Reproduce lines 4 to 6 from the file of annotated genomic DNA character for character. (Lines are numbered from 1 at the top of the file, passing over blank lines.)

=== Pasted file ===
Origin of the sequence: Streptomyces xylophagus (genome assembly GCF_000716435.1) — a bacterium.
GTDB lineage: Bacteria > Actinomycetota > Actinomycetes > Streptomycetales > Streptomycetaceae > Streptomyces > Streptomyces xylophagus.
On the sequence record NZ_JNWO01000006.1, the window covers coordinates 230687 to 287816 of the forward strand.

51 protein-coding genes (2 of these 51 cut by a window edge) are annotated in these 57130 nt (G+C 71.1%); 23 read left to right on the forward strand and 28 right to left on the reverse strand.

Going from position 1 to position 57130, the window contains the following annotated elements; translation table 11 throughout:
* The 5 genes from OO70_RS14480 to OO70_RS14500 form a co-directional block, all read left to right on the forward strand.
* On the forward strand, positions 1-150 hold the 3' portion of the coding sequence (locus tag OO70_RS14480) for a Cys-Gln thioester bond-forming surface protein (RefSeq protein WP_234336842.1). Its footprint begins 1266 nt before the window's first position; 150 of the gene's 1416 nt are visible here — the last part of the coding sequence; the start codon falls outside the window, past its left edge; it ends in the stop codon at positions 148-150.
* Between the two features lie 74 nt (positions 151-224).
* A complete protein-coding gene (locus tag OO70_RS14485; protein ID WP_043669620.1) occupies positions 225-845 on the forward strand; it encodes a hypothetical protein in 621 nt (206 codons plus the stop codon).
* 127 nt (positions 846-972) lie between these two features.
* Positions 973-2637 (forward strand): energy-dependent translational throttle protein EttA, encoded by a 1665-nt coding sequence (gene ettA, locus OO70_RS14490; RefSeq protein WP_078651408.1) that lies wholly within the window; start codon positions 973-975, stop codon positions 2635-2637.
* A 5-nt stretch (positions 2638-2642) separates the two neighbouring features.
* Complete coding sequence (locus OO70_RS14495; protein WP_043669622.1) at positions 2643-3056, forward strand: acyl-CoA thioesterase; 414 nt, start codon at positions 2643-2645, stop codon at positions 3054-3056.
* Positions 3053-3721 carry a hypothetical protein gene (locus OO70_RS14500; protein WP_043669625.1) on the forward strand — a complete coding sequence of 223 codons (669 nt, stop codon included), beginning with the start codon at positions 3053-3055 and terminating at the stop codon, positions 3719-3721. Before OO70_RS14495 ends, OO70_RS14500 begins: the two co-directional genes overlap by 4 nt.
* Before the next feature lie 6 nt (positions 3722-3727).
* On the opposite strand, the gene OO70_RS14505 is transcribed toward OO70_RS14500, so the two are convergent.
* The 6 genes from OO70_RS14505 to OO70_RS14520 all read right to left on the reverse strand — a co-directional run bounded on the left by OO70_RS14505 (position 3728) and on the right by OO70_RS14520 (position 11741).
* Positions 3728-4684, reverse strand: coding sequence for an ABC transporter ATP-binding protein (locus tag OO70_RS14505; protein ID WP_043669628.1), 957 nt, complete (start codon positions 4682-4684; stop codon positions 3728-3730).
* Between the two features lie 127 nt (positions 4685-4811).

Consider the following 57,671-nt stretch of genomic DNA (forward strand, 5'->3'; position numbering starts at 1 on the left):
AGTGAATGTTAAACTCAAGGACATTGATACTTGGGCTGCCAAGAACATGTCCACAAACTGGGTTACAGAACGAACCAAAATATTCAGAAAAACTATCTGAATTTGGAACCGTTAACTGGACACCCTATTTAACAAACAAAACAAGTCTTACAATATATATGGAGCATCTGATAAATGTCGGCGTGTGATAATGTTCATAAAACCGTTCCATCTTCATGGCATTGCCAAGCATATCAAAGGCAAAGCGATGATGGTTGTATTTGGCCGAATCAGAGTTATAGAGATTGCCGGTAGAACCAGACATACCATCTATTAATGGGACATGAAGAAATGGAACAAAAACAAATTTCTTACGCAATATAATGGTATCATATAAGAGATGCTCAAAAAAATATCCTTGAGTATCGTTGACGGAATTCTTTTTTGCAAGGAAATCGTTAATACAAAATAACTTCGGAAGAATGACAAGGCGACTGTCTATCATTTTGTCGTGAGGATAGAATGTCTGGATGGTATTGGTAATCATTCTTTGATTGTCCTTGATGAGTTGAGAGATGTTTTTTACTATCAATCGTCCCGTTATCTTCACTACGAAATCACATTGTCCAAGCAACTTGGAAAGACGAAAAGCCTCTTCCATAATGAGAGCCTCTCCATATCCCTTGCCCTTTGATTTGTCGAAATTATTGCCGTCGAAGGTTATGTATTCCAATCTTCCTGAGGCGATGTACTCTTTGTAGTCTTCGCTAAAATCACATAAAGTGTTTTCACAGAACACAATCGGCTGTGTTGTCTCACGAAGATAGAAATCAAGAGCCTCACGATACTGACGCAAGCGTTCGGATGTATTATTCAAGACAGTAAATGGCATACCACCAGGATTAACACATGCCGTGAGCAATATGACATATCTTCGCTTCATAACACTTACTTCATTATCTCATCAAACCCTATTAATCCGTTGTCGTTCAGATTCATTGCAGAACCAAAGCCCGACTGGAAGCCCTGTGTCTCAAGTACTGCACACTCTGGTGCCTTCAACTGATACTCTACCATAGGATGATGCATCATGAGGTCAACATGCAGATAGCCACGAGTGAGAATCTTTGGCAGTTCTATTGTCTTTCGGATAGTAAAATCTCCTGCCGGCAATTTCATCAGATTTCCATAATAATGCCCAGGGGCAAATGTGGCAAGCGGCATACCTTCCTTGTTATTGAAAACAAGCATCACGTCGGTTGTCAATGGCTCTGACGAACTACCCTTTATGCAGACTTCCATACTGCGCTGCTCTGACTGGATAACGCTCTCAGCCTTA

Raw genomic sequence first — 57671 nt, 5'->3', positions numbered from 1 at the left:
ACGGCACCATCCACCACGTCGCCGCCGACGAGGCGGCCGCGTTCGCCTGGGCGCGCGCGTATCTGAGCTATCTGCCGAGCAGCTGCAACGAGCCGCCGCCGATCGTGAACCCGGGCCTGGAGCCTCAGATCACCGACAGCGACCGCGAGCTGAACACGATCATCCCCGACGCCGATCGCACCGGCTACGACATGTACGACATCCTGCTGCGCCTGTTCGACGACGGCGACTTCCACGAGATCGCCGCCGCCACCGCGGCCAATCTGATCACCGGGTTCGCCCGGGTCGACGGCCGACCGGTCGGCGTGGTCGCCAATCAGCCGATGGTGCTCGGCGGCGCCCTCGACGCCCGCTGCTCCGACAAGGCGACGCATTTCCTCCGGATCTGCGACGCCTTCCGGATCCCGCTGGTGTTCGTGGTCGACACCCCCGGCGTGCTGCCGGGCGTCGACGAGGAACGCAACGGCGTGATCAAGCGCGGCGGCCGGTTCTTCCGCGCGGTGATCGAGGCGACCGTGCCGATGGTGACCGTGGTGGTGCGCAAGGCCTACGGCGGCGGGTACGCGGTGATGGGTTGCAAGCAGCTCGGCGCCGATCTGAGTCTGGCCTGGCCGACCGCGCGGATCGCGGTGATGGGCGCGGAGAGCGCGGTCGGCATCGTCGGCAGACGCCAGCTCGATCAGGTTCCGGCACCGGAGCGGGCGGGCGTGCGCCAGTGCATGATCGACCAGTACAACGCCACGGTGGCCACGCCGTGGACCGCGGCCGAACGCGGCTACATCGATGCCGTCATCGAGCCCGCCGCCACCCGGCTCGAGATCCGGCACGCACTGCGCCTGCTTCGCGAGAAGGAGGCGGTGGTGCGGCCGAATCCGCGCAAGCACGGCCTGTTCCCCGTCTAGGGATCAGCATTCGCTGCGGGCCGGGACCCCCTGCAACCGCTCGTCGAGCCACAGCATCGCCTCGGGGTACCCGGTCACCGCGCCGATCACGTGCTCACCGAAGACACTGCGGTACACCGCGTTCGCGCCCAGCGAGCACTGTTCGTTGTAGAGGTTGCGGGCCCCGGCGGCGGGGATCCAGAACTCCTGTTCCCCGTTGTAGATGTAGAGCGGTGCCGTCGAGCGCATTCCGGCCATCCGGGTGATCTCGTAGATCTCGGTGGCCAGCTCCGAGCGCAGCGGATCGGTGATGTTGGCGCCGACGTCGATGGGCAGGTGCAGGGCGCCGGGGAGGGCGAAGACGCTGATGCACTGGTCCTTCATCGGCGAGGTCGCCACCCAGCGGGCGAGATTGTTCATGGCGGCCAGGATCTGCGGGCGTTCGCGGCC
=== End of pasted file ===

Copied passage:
51 protein-coding genes (2 of these 51 cut by a window edge) are annotated in these 57130 nt (G+C 71.1%); 23 read left to right on the forward strand and 28 right to left on the reverse strand.

Going from position 1 to position 57130, the window contains the following annotated elements; translation table 11 throughout:
* The 5 genes from OO70_RS14480 to OO70_RS14500 form a co-directional block, all read left to right on the forward strand.